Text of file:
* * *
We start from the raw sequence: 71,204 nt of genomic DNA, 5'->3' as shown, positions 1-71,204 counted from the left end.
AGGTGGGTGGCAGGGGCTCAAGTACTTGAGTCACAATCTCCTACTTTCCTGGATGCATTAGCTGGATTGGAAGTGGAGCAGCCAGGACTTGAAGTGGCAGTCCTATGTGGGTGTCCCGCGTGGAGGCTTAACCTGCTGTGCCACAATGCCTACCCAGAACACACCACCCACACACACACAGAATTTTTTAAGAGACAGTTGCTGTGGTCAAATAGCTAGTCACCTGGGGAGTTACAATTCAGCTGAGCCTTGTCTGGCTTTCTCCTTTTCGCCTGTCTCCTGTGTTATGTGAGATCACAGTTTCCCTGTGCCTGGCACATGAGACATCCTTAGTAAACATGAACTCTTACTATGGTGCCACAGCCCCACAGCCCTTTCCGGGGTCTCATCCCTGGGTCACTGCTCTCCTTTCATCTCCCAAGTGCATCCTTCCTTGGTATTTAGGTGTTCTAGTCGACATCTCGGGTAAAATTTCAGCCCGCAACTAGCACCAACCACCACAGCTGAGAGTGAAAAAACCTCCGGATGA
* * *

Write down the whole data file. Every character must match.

We start from the raw sequence: 71,204 nt of genomic DNA, 5'->3' as shown, positions 1-71,204 counted from the left end.
AGGTGGGTGGCAGGGGCTCAAGTACTTGAGTCACAATCTCCTACTTTCCTGGATGCATTAGCTGGATTGGAAGTGGAGCAGCCAGGACTTGAAGTGGCAGTCCTATGTGGGTGTCCCGCGTGGAGGCTTAACCTGCTGTGCCACAATGCCTACCCAGAACACACCACCCACACACACACAGAATTTTTTAAGAGACAGTTGCTGTGGTCAAATAGCTAGTCACCTGGGGAGTTACAATTCAGCTGAGCCTTGTCTGGCTTTCTCCTTTTCGCCTGTCTCCTGTGTTATGTGAGATCACAGTTTCCCTGTGCCTGGCACATGAGACATCCTTAGTAAACATGAACTCTTACTATGGTGCCACAGCCCCACAGCCCTTTCCGGGGTCTCATCCCTGGGTCACTGCTCTCCTTTCATCTCCCAAGTGCATCCTTCCTTGGTATTTAGGTGTTCTAGTCGACATCTCGGGTAAAATTTCAGCCCGCAACTAGCACCAACCACCACAGCTGAGAGTGAAAAAACCTCCGGATGA